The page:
Last week I attended a scientific workshop at Duke University on fracking, along with many concerned local citizens and officials. The evidence presented included new information about toxic water flowback and greenhouse gas emissions, which reinforced my view that the legislature should not try to fast-track fracking in North Carolina as many Republicans seem to want to do. Instead, there should be a moratorium on any legislation to allow fracking until there is sufficient experience and research to show that this technology is safe and will bring more economic and environmental benefits than costs.
I have spoken out on several occasions about the need to be very cautious about fracking, due to ongoing pressures to frack for shale gas in large tracts of Chatham and Lee counties that are part of our new state House district.
As Lisa Sorg of the Independent Weekly wrote last week about the Duke workshop: “If anyone in the General Assembly listened to the scientists at the hydraulic fracturing workshop at Duke… then any pro-fracking legislation should be dead in North Carolina.”
Scientists at the Duke workshop presented new information about the negative impact that flowback from fracking wells can have on local water quality. The flowback contains water, oil, and toxic chemicals, including barium, arsenic, lead and bromide. Based on undisputed scientific presentations, there does not appear to be a safe way to dispose of or treat this wastewater. Injecting it back into the ground can contaminate groundwater. Moreover, such deep underground injections can cause earthquakes, as was recently demonstrated in Ohio. Discharging wastewater in nearby rivers and streams has been shown to harm the ecosystem for up to a third of a mile from the discharge point.
At this time there are no cost-effective methods to treat the flowback. Re-use has not been proven effective either and raises concerns about storage and transportation spills and leakages.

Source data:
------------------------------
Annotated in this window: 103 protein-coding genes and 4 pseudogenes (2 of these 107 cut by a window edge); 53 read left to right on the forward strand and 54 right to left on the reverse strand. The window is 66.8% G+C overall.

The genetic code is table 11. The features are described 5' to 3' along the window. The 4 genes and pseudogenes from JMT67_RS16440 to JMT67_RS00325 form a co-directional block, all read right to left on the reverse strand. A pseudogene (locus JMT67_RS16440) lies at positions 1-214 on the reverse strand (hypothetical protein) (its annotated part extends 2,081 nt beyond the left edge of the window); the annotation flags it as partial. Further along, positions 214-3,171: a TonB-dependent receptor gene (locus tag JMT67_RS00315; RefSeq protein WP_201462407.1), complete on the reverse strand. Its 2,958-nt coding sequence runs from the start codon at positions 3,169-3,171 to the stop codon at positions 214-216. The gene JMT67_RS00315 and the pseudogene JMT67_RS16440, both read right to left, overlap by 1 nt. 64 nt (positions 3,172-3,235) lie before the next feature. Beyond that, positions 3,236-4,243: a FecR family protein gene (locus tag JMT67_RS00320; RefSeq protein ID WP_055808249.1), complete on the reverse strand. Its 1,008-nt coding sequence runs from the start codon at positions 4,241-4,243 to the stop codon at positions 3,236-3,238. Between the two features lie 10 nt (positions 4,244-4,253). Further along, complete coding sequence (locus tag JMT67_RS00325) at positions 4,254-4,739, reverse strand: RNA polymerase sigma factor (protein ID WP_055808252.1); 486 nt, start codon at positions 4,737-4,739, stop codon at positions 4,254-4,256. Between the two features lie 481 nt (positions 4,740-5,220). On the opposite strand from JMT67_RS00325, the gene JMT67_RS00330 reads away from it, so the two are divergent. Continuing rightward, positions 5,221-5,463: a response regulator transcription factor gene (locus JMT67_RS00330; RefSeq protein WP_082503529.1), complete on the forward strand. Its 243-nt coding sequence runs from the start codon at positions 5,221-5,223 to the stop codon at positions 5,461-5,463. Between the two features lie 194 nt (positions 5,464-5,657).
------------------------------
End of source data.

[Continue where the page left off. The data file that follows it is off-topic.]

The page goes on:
A second new scientific finding presented at Duke concerns the impact of fracking on greenhouse gas emissions. Robert Howarth, professor of ecology and environmental biology at Cornell, reported that green house gas emissions from shale gas fracking are 40% greater than emissions caused by the extraction of conventional gas and oil. He attributes this to venting of methane gas during drilling and the fact that methane contains about 72 times more greenhouse gas than the carbon dioxide that is emitted from oil or coal production.
Susan Christopherson, professor of city and regional Planning at Cornell, reinforced what I had previously heard: There is a serious question whether a fracking resource extraction economy provides more benefits than costs, in part because it produces few jobs for local people.
Finally, I learned that the EPA’s scientific study of the potential impact of fracking on water quality will not be completed until 2012. This study will include existing data, retrospective and prospective case studies of actual fracking operations, water modeling and laboratory studies.
North Carolina should not proceed with any plans for fracking until this study is concluded and then only if it provides evidence that it can be done safely and economically.